'It is our history': Families of Aunt Jemima former models oppose Quaker Oats' planned brand changes
Two families of women who portrayed Aunt Jemima reject Quaker Oats' plans to rename the syrup and pancake mix brand and change the icon.
Quaker Oats announced last week that it would retire Aunt Jemima because it was "based on a racist stereotype" and said its previous work to update the character was "not enough".
The move, which experts, historians, and some consumers considered long overdue, was the first in a series of rebranding announcements that included Uncle Bens, Mrs. Butterworths, Cream of Wheat, and Eskimo Pie.
Aunt Jemima's first picture is based on Kentucky-born Nancy Green, a civil war slave from Mount Sterling, according to the Louisville Courier Journal, which is part of the USA TODAY Network.
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Aunt Jemima was originally shown with a big smile and a headscarf in her hair, an image that has been criticized for years for being accused of promoting racist stereotypes. In 1989 the picture was revised, the new model wearing pearl earrings with straight curls.
Anna Short Harrington is considered a role model for Green.
Larnell Evans Sr., Harrington's great-grandson, told Patch that he was injured and offended by the brand's decision.
Other brands are rethinking racist images: Eskimo Pie, Aunt Jemima, Uncle Ben's and Cream of Wheat are changing. Are the Washington Redskins the next?
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"It is an injustice for me and my family. This is part of my story, ”said Evans to Patch. “The racism they talk about with images from slavery comes from the other side - the whites. This company benefits from images of our slavery. And her answer is to erase my great-grandmother's story. "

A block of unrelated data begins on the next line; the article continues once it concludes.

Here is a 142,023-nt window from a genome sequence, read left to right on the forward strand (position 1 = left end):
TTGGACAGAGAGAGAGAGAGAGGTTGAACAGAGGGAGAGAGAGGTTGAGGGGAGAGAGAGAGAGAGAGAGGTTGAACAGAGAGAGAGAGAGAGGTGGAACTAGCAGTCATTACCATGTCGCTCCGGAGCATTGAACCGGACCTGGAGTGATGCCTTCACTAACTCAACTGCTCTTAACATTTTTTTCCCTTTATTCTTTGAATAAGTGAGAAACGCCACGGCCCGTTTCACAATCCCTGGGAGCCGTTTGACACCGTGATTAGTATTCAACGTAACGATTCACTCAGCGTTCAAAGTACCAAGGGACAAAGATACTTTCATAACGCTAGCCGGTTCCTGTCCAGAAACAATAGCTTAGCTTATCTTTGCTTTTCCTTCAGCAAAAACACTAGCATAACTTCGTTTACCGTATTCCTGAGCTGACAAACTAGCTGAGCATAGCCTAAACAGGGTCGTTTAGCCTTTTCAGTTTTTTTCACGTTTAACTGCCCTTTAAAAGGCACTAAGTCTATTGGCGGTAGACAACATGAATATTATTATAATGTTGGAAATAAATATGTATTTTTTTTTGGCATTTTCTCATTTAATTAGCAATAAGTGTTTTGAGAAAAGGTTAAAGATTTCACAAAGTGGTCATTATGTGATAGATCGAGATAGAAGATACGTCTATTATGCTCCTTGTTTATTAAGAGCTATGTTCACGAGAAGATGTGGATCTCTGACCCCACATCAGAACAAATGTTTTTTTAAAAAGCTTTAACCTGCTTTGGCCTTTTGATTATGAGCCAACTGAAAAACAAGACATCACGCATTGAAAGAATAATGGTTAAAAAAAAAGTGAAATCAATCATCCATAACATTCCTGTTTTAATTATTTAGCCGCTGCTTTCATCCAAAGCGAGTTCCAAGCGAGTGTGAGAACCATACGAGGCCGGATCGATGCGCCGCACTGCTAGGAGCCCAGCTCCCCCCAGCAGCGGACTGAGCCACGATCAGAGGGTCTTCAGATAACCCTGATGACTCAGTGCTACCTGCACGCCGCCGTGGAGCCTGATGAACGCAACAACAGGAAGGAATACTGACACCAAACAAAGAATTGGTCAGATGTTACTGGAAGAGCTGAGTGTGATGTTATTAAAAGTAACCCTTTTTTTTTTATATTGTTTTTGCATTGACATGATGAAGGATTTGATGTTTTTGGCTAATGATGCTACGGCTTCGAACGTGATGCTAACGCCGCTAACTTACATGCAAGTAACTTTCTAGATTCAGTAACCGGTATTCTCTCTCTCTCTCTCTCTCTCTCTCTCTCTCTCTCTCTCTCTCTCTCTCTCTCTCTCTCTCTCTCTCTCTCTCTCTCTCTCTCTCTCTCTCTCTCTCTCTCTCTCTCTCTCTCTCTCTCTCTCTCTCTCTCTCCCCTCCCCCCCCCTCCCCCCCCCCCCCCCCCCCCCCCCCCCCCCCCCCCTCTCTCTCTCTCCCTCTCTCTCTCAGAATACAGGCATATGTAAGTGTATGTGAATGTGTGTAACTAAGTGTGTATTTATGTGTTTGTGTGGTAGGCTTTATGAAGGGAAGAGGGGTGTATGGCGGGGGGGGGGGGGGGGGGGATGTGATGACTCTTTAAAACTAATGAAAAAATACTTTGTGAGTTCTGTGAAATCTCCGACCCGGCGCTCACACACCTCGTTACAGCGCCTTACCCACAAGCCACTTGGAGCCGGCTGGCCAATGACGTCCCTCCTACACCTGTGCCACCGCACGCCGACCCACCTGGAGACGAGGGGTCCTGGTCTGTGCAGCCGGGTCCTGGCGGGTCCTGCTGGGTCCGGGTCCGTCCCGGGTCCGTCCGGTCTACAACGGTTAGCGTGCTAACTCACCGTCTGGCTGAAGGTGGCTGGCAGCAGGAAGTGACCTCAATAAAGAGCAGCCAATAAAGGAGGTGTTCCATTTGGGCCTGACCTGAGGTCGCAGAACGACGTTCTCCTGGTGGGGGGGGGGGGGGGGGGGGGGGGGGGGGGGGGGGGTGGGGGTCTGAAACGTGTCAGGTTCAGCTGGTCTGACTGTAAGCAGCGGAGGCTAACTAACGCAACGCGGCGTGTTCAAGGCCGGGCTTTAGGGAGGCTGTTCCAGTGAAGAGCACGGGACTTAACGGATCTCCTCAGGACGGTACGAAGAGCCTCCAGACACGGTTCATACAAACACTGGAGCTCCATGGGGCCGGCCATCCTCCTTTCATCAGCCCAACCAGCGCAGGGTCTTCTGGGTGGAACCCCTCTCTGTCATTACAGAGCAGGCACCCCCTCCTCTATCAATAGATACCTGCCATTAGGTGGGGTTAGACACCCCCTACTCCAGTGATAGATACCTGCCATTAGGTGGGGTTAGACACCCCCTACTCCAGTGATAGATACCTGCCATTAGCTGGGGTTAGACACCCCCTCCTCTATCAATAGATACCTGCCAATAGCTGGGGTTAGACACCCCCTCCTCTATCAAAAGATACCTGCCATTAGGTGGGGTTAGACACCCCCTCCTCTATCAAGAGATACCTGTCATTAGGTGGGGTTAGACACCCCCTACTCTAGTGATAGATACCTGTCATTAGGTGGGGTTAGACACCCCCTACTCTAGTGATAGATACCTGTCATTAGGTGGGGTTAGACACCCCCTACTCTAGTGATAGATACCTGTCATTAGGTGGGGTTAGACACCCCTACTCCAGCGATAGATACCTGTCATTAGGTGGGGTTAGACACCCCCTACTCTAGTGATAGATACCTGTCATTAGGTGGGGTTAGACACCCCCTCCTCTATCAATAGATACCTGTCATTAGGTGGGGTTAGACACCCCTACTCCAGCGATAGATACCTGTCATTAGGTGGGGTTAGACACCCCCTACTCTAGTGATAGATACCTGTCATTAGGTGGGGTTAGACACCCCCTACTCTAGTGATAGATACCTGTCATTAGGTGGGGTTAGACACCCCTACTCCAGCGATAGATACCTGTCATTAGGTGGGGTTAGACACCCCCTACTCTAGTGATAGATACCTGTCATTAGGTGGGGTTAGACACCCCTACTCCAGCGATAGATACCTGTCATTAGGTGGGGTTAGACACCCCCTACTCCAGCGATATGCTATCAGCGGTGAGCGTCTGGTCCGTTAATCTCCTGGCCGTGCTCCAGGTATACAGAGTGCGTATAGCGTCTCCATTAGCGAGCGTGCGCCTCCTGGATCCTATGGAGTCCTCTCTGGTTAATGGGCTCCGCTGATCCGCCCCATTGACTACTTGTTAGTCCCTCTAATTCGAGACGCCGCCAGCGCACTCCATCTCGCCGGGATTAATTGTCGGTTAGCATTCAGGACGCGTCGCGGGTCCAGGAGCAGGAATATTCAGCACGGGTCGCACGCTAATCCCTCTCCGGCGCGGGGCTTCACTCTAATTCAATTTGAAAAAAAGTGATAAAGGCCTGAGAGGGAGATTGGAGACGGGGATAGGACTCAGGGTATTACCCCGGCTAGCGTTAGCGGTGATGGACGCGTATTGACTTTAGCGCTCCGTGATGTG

Lillian Richard's family, a native of Hawkins, Texas, also spoke out against the renaming decision.
Richard was the face of Aunt Jemima from 1925 to 1940, reported a CBS station in Texas. Signs in the city read “Home of Lillian Richard's Aunt Jemima”. In 1995, Texas legislation passed a resolution declaring Hawkins a "pancake" capital of Texas. "
"I wish we could take a breath and not just get rid of everything, because good or bad, it's our story," Vera Harris, family historian of the Richard family, told KLTV. "Removing that wipes part of me away. Part of each of us. We are proud of our cousin. "
Ethel Ernestine Harper, the last real woman whose face appeared on the brand, later became part of the USA TODAY Network through schools, the scouts and as the current radio host in her adopted city of Morristown, New Jersey, a celebrated black history teacher.
Harper was born in Alabama in 1903, where she grew up and graduated from college at the age of 17 when she worked as a teacher and was president of the Birmingham City Federation of Colored Women's Clubs before moving to New York for a career in music to pursue.
Contributors: William Westhoven, Morristown (N.J.) Daily Record; Lucas Aulbach, Louisville (Ky.) Courier Journal
Follow USA TODAY reporter Kelly Tyko on Twitter: @KellyTyko
This article originally appeared TODAY in the US: Brand change at Aunt Jemima: Model families reject Quaker Oats' plan
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